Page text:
Top Air Force brass have ordered a complete review of the case.
Arizona Sen. John McCain, chairman of the Senate Armed Services Committee, said he would seek oversight hearings on how the Air Force could have made such an error. Sens. Kristin Gillibrand and Richard Blumenthal are asking Secretary of Defense James Mattis for the military to conduct a widespread investigation on whether the military complies with such reporting mandates.
Unfortunately, that answer seems to be “no.” According to a story from Newsweek, “The Department of Defense has only one active domestic violence case reported to the federal gun database.”
You read that right. One case. That’s despite the fact that, in the military:
More than one-third of women and one-fourth of men have experienced physical violence, rape, or stalking by an intimate partner, according to a study conducted for the Department of Veterans Affairs. The study found that 22 percent of active duty service members, over a 12-month period, perpetrated violence against their partners.
A 2015 Pentagon report showed that the armed forces had failed to provide information to the FBI on 30 percent of military members who should be banned from buying a firearm. Of course, that’s for all service members convicted of any felony, not just domestic violence. So the reporting discrepancy may be accurate.
The FBI’s National Instant Criminal Background Check System is supposed to ensure public safety by “not letting guns fall into the wrong hands,” as its website touts. The system was established by the Brady Handgun Violence Prevention Act of 1993, was launched in 1998, and claims that a store selling guns can “instantly determine whether a prospective buyer is eligible to buy firearms.” Yet reporting in recent years has pointed out huge holes in this system. Besides the lack of reports from the military, if states don’t report data on convictions, if data are incomplete, or if there were arrests without convictions, gun sales aren’t stopped. “Some of the biggest challenges for the database, experts say, are domestic violence and drug cases, which often have inconclusive ends,” says an NPR story on this topic.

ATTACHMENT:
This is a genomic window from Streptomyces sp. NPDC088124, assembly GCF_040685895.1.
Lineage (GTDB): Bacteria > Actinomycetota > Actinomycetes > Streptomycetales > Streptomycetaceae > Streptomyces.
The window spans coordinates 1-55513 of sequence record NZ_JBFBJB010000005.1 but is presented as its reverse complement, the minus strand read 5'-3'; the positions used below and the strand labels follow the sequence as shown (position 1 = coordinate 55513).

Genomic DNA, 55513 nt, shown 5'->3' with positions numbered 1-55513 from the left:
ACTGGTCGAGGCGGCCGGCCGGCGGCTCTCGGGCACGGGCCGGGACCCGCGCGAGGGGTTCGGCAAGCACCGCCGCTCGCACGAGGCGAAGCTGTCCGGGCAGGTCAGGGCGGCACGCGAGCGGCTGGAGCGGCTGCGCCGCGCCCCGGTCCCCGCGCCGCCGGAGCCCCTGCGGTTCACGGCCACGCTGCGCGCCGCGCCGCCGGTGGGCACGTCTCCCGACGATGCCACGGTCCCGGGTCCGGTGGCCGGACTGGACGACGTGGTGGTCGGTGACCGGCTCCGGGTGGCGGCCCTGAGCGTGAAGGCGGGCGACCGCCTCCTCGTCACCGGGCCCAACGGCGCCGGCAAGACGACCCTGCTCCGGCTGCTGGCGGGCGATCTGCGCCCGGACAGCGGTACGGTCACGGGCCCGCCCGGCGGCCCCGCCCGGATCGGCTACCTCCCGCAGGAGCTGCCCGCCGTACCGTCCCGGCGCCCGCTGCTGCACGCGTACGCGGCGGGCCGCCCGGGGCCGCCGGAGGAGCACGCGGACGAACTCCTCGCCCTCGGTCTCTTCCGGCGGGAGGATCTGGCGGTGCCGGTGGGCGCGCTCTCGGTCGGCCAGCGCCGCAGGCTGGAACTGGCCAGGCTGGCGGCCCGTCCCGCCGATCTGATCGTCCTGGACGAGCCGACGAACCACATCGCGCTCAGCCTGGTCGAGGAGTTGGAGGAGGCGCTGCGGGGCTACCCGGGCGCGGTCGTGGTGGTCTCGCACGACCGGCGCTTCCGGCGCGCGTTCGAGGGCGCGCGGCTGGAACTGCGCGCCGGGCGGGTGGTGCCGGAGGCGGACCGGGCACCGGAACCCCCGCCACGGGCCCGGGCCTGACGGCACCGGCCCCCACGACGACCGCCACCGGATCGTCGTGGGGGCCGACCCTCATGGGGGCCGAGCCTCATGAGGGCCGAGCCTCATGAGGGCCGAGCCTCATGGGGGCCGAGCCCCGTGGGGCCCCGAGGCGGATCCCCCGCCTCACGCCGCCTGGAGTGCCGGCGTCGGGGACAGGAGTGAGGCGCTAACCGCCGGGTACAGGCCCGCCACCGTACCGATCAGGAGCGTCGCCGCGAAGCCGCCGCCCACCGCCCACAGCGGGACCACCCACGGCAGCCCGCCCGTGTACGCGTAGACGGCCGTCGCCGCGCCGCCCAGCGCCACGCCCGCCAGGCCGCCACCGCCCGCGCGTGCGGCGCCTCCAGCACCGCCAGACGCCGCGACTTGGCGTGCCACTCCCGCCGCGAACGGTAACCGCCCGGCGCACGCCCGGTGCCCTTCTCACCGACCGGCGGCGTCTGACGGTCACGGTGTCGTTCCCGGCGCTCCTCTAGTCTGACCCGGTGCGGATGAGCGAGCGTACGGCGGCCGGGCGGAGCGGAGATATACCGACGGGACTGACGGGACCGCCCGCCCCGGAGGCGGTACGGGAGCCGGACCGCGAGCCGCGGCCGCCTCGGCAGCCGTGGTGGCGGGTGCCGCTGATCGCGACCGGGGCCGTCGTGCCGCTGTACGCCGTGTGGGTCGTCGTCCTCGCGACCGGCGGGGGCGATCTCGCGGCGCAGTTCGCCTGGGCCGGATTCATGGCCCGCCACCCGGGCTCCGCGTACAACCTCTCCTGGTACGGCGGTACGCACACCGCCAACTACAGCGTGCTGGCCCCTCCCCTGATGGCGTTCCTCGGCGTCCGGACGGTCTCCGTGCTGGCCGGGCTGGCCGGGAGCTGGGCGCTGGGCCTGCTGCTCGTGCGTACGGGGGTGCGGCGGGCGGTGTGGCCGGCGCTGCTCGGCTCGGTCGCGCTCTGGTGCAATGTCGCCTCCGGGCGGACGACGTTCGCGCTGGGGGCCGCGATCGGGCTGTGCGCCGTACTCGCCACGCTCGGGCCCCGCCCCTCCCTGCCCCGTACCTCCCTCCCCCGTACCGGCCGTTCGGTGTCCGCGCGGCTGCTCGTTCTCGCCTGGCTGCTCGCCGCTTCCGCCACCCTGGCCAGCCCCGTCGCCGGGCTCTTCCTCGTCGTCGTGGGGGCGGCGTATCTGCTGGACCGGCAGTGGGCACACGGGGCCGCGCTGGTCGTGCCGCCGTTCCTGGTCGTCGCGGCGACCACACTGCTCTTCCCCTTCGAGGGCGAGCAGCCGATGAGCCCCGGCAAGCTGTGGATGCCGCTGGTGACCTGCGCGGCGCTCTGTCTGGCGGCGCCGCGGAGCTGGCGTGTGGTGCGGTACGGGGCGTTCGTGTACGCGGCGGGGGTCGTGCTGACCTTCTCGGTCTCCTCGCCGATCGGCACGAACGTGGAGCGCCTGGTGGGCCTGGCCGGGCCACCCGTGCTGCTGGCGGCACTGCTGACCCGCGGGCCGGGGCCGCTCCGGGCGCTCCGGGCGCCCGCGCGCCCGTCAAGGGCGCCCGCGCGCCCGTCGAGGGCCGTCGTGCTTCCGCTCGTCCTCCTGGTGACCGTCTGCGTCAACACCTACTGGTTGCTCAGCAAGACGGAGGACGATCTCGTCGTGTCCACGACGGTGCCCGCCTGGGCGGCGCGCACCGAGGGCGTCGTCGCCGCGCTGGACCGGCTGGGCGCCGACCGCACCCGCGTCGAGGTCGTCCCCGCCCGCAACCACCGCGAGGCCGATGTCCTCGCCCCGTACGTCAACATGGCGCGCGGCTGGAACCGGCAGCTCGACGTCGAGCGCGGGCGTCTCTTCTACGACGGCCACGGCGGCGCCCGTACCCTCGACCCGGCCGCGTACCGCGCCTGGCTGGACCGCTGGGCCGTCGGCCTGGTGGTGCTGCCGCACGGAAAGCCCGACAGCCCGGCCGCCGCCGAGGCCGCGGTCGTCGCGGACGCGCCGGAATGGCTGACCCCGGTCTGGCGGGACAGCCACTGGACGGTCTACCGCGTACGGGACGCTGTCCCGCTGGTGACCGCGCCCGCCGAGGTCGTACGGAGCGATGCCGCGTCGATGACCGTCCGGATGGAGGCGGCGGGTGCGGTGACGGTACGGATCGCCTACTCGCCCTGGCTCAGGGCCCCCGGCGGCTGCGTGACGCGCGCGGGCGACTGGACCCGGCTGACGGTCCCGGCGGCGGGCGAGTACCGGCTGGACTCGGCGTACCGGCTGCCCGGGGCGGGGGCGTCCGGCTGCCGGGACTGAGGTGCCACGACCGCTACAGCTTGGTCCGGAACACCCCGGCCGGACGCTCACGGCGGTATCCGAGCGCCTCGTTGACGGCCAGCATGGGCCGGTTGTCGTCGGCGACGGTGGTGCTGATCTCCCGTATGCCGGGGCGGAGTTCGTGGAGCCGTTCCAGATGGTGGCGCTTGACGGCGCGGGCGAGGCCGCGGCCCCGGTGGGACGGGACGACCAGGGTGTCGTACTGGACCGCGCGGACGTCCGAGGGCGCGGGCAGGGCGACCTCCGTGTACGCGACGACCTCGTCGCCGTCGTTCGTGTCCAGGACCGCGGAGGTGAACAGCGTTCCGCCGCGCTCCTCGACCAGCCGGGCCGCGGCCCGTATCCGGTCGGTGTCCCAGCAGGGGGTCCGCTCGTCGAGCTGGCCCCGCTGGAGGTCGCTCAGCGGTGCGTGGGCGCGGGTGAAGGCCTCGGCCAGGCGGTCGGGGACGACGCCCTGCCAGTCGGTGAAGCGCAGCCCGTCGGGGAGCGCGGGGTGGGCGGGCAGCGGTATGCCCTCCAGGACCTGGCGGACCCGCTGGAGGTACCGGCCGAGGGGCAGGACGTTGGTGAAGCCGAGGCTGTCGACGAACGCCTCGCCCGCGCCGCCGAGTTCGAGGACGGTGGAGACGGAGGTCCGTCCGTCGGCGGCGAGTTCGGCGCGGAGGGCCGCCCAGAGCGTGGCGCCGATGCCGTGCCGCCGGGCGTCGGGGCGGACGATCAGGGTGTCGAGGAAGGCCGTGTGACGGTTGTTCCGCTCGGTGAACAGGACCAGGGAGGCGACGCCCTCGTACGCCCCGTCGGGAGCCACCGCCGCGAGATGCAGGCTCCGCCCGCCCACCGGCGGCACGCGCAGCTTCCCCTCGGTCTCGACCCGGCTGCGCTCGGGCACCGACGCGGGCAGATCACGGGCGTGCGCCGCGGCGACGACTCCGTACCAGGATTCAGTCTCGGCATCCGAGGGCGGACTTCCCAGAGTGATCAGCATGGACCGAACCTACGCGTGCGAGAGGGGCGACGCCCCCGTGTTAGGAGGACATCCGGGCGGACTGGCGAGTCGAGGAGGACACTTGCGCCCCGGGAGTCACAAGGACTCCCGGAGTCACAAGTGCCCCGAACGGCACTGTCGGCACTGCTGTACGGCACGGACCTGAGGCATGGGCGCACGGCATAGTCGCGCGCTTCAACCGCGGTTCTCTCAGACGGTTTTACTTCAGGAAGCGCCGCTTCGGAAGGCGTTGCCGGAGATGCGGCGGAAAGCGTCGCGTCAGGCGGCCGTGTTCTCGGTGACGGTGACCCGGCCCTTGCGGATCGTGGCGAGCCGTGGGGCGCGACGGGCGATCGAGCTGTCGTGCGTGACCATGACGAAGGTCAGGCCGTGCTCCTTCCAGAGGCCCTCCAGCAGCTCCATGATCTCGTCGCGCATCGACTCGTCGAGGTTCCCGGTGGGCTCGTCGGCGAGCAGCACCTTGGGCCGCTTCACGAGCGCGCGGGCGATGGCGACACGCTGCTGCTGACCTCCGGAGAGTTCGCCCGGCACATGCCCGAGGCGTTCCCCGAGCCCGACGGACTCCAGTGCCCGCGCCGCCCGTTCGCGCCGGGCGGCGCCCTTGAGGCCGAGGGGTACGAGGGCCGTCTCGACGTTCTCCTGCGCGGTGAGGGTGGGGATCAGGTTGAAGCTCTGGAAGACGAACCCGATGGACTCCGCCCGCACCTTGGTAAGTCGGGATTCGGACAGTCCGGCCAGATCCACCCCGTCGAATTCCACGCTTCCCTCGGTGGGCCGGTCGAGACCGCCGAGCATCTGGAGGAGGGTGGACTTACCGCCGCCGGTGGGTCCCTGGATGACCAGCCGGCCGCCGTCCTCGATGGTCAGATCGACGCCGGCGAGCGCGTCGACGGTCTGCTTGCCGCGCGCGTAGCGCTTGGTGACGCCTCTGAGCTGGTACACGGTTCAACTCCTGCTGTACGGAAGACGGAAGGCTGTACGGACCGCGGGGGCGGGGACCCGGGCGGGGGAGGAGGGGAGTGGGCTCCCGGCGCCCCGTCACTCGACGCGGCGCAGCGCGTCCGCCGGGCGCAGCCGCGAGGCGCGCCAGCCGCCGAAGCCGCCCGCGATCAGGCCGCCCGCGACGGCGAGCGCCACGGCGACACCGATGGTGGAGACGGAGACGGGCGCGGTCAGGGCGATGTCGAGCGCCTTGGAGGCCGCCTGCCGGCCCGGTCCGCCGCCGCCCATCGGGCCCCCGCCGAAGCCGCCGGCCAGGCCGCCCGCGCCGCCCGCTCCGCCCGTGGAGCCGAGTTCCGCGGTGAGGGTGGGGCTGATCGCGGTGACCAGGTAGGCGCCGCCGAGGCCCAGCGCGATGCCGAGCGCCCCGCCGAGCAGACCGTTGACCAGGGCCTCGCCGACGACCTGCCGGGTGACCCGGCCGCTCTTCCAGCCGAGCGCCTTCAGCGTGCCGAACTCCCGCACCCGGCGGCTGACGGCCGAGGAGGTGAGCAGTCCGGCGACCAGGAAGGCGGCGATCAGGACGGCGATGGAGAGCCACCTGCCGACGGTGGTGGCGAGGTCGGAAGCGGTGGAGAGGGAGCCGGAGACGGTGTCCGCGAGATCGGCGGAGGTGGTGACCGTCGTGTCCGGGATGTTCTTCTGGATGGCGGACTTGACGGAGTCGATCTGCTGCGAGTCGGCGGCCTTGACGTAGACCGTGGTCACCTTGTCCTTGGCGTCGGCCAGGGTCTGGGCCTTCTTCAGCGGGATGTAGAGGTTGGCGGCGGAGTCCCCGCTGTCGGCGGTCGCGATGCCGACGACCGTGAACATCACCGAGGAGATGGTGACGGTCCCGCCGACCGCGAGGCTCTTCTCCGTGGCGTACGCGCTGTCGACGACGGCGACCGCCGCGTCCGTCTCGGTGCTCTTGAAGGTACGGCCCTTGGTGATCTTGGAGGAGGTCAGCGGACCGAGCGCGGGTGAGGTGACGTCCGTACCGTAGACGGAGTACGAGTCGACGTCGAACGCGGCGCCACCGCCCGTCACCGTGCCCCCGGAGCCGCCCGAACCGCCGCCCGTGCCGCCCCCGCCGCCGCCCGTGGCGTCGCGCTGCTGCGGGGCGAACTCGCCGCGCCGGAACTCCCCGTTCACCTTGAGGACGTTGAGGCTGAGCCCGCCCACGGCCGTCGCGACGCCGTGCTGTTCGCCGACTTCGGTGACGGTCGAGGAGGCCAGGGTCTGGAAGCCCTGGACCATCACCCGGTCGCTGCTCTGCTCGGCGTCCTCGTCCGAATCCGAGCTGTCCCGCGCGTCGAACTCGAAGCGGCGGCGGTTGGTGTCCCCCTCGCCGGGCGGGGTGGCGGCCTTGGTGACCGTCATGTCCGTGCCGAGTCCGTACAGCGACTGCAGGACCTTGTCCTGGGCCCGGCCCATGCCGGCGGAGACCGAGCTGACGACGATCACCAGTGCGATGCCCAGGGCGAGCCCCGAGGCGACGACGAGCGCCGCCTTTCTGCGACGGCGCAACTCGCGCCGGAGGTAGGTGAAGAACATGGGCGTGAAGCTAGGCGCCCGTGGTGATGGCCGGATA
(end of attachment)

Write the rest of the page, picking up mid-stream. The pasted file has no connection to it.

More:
The link between domestic violence and mass shootings is inescapable. According to a story from Business Insider:
Nine of the shooters on this list of the top 10 most deadly mass shootings in modern America committed violence against women, threatened violence against women, or disparaged women. …
Forensic psychiatrist Liza Gold, who teaches psychiatry at Georgetown and edited the book Gun Violence and Mental Illness, told Business Insider that mass shooters tend to be “impulsive and angry about a lot of different things” and many have a history with law enforcement or violence, especially domestic violence.
We’ll let Samantha Bee tell it, as she calls abused women the “canary in the coal mine” for mass shootings:
There are many common-sense gun regulations favored by large majorities of Americans. These include universal background checks for gun purchases, curbs on letting the mentally ill buy guns, and restricting gun purchases for those on terror watch lists. Even an assault weapons ban has a majority of support. Yet efforts to enact such laws go nowhere nationally.
The relatively minor no-brainer suggestion to ban the sale of bump stocks, used by the Las Vegas shooter to increase his rate of firing, seems to have died at the federal level, although some states are going ahead on their own. Massachusetts recently became the first state to ban the sale of bump stocks since the Las Vegas massacre (California already had such a ban). The Illinois State Senate passed such a ban, but the measure failed in the House.
I continue to contend that limiting the size of magazines would be the most effective in lowering carnage from gun violence, as you can’t keep shooting if your ammunition runs out.
Efforts to enact any gun safety regulations are quickly shot down by the National Rifle Association and the legislators they support. But if the election in Virginia is any indication, voters seem to be more open to some kind of gun safety laws—the 17 percent of Virginia voters who listed “gun policy” as their most important issue split evenly between Democrat Ralph Northam and Republican Ed Gillespie. The NRA spent $2 million on Virginia races and came up mostly empty for the effort statewide, up and down the ticket.